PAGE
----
After turning left onto the Bee Ridge Trail, you will be on Bee Ridge, although it's often hard to notice that you're walking on a ridge in this low terrain. At 12.8 miles, reach a potential confusing spot. Bee Branch Trail (#204A) heads of to the right. I am still somewhat confused about Bee Branch Trail. Even though it is listed on official maps, it is not considered as an official trail, but it gets a fair amount of use. My original plan was to take the Bee Branch Trail down to the Sipsey River Trail, but due to confusion, I never made it below East Bee Branch Falls, so instead, I decided to continue straight on Bee Ridge Trail down to the river (even though it was longer). In other words, to follow my hike route, turn right onto East Bee Branch Trail to East Bee Branch Falls and The Big Tree, and then retrace your steps to this junction. I also spotted some wild hogs near the junction. The Bee Branch Trail passes some campsites and then heads gently downhill, descending into the East Bee Branch gorge. At 13.1 miles, make a steep switchback to a rocky area and potential campsite. This is actually the top of East Bee Branch Falls. East Bee Branch Falls was barely more than a trickle on the day I went, although it's in a photogenic setting and may look much better after periods of rain. Following the top of the falls, continue on the path along the side of the gorge (still above East Bee Branch). It is easy to lose your way here. If you're on the right path, you'll pass some rock cliffs on the left and shortly afterwards reach a steep path leading right, downhill. I still don't know if the actual trail goes down there (but more likely it does), but that is the way to The Big Tree and the base of East Bee Branch Falls. There is also a large fallen tree at this path. Later on, I continued straight beyond the path, and I eventually reached a dead-end amidst a rock jumble and tall cliffs, so I suspect the trail is more likely to be down near the creek. In any case, make the scramble down the steep path, and then turn right (a path heading left might be a continuation of East Bee Branch Trail). At 13.2 miles, reach The Big Tree, a massive tulip poplar. It is the largest tree in the state of Alabama. East Bee Branch Falls is just ahead. Again, I think it might be best to view this falls (and to be honest, to do the whole hike) after substantial rainfall.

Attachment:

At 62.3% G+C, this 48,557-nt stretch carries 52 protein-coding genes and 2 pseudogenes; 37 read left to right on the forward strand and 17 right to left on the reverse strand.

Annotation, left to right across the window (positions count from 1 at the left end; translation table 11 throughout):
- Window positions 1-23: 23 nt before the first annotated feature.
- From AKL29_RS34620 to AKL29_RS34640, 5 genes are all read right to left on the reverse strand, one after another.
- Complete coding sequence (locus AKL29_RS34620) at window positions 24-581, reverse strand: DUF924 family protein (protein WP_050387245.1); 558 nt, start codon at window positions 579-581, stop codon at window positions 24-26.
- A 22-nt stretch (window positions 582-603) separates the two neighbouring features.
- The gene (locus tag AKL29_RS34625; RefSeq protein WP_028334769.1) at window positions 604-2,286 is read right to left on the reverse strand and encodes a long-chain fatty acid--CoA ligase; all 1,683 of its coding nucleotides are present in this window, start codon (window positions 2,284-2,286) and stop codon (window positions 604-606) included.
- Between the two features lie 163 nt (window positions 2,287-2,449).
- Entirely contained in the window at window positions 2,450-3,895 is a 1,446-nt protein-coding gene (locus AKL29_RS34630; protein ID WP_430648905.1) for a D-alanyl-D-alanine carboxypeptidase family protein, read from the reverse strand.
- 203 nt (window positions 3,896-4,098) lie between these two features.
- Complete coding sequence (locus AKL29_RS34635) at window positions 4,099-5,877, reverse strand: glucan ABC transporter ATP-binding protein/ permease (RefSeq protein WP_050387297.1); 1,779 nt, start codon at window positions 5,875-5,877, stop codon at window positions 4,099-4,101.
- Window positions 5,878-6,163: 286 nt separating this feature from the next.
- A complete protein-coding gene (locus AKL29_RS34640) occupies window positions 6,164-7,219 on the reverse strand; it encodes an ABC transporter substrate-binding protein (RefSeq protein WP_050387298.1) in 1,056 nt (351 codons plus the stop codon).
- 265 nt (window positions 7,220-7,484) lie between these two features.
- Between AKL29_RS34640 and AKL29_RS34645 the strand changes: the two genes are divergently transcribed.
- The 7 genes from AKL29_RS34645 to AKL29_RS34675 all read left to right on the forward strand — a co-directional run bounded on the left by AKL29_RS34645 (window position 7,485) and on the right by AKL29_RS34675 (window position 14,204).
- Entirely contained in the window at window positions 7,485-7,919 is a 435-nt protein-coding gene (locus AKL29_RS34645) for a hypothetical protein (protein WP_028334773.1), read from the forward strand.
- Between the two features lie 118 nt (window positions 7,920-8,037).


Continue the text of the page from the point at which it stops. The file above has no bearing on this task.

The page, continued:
The best thing to do from here is to retrace your steps back to Bee Ridge Trail, unless you want to try the Bee Branch Trail downstream. If you find it, feel free let me know where it is! Otherwise, retrace your steps to reach the Bee Ridge Trail at 13.6 miles, and take a right turn to continue following it. While Bee Branch Trail was confusing, I didn't expect the Bee Ridge Trail to have issues too. While the path was more or less evident the entire time, there were overgrown sections and some confusing sections too. It is 1.5 miles from the Bee Branch Trail junction to Sipsey River Trail. At first, you will be gently descending along the ridge. The best views of the hike will be on this section. There are some limited summer views and possibly decent winter views. The trail will be choked with mountain laurel in spots here. Then, the trail will hop off the ridge and begin to descend more steadily towards the river. It will cross some drainages and head steeply down in several spots. There will be a small confusing area where you go through a muddy spot and then descend steeply down past some small rock outcroppings. If all goes well, you will reach the Sipsey River Trail at 15.1 miles. A left turn will take you to Randolph Trail in 1.2 miles, but I turned right to continue the loop (although turning left would be a shorter option). You will be following the Sipsey Fork upstream, and there will be many campsites scattered throughout the rest of the trail along the river. At 15.8 miles, reach an unmarked junction with Bee Branch Trail (#204A). If you can find the way, the map indicates it's 0.8 miles to East Bee Branch Falls up Bee Branch Trail.